For Patients with IBD, All Care is Not Created Equal
At Vivante, we’re the digestive health experts. We live for this stuff. Here’s a short summary of another academic article our gut health nerds found interesting…
It’s pretty obvious: better medical care tends to result in better outcomes. For people with IBD, though, quality of medical care varies greatly. Why is that, and what can be done about it?
First, what is IBD?
Both Crohn’s disease and ulcerative colitis (commonly referred to as “colitis”) are digestive diseases without a cure. Collectively known as inflammatory bowel disease (IBD), Crohn’s and colitis are life-altering conditions. Their symptoms range from diarrhea and abdominal pain to bleeding in the gut and weight loss. Patients with IBD go through periods of flare-ups and remission and cycle through these same symptoms every few weeks or months. The symptoms become a major life burden: expensive to treat, impaired quality of life, and a nearly constant source of distress.
Disparity in Care
Given the nature of IBD and the unique experience that each individual has, personalized, patient-focused care is very important. Unfortunately, the quality of care patients with IBD receive varies greatly from place to place. People who have easy access to comprehensive healthcare, knowledgeable medical professionals, and adequate resources tend to fare much better than people who don’t. (Well, duh but there’s more…) One study even reported that approximately 11% of IBD patients receive care that is not only not recommended for their condition, but potentially harmful to their health and well-being!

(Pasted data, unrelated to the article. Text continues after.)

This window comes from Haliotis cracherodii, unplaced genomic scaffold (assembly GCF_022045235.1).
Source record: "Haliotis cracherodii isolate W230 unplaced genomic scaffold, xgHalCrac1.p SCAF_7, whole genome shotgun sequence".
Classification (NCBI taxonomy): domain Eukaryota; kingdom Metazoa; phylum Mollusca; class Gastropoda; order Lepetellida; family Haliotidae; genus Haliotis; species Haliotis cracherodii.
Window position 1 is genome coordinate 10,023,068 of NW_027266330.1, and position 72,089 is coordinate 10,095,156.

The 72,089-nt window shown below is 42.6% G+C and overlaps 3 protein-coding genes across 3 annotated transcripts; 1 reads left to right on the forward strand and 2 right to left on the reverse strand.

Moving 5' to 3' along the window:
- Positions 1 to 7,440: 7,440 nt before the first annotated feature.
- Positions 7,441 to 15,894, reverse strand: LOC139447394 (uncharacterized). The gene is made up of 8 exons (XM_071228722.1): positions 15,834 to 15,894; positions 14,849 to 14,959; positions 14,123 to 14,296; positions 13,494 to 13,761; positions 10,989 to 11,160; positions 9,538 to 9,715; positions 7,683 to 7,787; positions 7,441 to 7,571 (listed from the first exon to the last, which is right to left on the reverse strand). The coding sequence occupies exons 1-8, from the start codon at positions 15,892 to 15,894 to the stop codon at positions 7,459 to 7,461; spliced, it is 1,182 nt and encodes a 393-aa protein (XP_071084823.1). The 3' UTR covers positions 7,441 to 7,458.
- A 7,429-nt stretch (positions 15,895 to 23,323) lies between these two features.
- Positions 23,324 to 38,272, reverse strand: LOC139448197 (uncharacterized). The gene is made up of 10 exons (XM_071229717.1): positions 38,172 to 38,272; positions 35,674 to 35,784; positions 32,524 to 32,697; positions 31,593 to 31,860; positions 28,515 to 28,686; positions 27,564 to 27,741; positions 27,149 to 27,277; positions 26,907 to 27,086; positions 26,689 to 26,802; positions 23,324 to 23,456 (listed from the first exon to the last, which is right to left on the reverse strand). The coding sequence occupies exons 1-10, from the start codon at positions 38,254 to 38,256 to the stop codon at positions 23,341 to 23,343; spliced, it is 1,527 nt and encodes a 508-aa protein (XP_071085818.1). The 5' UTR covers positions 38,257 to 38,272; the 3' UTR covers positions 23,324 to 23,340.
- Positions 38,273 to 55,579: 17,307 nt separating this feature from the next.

There is significant room for quality improvement across the board when it comes to treating IBD. This includes using and creating new outcome measurement tools to monitor how patients are really doing. As the article below states, doctors, patients and medical experts are still learning where to best focus and standardize their efforts so that more equal and equitable quality care is received by all IBD patients.
Source: Quality Improvement in Inflammatory Bowel Disease